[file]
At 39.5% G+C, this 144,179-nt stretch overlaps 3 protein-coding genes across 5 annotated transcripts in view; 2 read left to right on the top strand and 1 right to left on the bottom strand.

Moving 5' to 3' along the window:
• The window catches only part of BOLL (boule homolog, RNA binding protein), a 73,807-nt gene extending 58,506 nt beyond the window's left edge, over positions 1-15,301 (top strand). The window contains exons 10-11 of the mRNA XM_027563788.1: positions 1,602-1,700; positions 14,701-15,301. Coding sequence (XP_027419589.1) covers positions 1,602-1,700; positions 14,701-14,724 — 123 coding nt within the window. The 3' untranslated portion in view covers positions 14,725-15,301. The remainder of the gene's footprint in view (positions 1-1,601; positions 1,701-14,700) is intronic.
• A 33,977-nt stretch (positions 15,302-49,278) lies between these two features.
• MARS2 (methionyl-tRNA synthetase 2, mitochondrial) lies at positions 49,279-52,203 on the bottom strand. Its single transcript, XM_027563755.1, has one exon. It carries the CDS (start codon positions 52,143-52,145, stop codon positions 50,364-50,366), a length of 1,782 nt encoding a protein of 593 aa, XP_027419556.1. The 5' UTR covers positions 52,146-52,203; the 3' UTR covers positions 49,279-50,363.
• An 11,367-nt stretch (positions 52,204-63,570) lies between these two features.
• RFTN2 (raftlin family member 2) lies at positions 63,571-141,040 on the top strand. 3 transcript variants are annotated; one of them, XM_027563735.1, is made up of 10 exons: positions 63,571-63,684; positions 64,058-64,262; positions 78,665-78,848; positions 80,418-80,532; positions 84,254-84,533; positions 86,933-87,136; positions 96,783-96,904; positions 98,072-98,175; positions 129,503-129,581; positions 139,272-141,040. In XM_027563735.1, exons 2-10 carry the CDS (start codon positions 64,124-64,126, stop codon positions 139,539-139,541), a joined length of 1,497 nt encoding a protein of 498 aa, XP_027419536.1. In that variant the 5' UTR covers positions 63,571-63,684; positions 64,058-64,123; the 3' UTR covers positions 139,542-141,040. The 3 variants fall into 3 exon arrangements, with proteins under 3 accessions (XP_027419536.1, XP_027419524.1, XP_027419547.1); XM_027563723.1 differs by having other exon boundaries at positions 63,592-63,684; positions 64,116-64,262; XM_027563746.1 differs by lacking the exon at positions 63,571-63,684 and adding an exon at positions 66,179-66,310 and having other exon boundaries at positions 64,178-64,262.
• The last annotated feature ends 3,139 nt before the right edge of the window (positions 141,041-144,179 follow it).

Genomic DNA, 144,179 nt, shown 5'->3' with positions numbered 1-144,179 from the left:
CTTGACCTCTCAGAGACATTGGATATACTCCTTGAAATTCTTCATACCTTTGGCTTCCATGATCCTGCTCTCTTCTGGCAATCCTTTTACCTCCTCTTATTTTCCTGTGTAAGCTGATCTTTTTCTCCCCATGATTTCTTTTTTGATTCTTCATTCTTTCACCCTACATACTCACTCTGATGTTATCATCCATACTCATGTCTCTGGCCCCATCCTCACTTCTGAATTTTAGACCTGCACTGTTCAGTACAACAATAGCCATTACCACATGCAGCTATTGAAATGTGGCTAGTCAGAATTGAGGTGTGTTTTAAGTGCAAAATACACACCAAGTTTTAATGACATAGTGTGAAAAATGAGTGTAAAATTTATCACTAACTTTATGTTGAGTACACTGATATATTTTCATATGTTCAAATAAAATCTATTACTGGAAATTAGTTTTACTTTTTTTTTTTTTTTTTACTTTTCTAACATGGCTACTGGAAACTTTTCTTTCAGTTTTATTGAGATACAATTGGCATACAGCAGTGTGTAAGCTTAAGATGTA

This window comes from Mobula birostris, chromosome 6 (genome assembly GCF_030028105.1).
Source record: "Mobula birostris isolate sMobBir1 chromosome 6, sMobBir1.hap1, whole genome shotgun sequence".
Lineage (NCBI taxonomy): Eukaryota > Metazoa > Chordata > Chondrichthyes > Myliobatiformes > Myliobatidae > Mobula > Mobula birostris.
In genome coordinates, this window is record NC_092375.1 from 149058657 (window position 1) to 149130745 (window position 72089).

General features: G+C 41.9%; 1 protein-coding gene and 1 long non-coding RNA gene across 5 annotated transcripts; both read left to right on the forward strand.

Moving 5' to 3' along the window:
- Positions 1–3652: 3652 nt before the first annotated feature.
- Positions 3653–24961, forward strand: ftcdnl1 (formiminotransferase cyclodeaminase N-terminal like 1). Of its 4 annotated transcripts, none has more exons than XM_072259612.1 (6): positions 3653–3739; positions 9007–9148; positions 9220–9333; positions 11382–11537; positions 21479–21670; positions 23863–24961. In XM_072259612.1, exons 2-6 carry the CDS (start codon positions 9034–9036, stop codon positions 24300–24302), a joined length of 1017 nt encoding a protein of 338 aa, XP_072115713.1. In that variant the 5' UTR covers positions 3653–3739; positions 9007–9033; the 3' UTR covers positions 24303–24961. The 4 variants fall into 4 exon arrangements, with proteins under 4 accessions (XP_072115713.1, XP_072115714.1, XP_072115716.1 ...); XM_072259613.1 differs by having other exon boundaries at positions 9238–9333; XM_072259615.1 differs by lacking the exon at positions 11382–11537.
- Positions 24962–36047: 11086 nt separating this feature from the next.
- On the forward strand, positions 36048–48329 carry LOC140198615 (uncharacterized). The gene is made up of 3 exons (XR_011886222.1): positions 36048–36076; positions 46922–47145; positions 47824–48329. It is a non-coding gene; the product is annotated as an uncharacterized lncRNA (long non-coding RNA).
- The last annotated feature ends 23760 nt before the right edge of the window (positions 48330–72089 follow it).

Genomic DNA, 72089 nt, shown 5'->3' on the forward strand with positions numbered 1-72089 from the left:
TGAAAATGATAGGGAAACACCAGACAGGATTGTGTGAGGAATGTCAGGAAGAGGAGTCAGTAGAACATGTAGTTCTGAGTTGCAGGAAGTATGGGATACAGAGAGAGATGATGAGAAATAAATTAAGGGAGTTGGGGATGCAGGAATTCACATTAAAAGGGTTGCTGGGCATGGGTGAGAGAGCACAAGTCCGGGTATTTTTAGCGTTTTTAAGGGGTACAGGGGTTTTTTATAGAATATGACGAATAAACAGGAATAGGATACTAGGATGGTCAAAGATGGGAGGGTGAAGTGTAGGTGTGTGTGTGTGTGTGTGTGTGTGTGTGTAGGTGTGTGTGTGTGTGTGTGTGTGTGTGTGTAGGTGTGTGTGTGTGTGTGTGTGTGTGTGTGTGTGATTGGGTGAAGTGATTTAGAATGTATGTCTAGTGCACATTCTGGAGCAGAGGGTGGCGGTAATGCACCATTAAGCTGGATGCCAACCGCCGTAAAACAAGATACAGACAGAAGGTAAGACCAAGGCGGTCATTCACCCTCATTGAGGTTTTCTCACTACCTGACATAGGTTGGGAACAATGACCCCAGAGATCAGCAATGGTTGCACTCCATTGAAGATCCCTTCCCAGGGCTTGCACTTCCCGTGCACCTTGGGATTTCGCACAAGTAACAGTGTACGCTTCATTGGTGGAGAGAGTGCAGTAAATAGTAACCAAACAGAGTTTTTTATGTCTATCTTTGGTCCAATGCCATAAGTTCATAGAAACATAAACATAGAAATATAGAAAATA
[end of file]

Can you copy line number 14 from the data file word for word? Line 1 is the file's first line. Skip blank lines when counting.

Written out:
In genome coordinates, this window is record NC_092375.1 from 149058657 (window position 1) to 149130745 (window position 72089).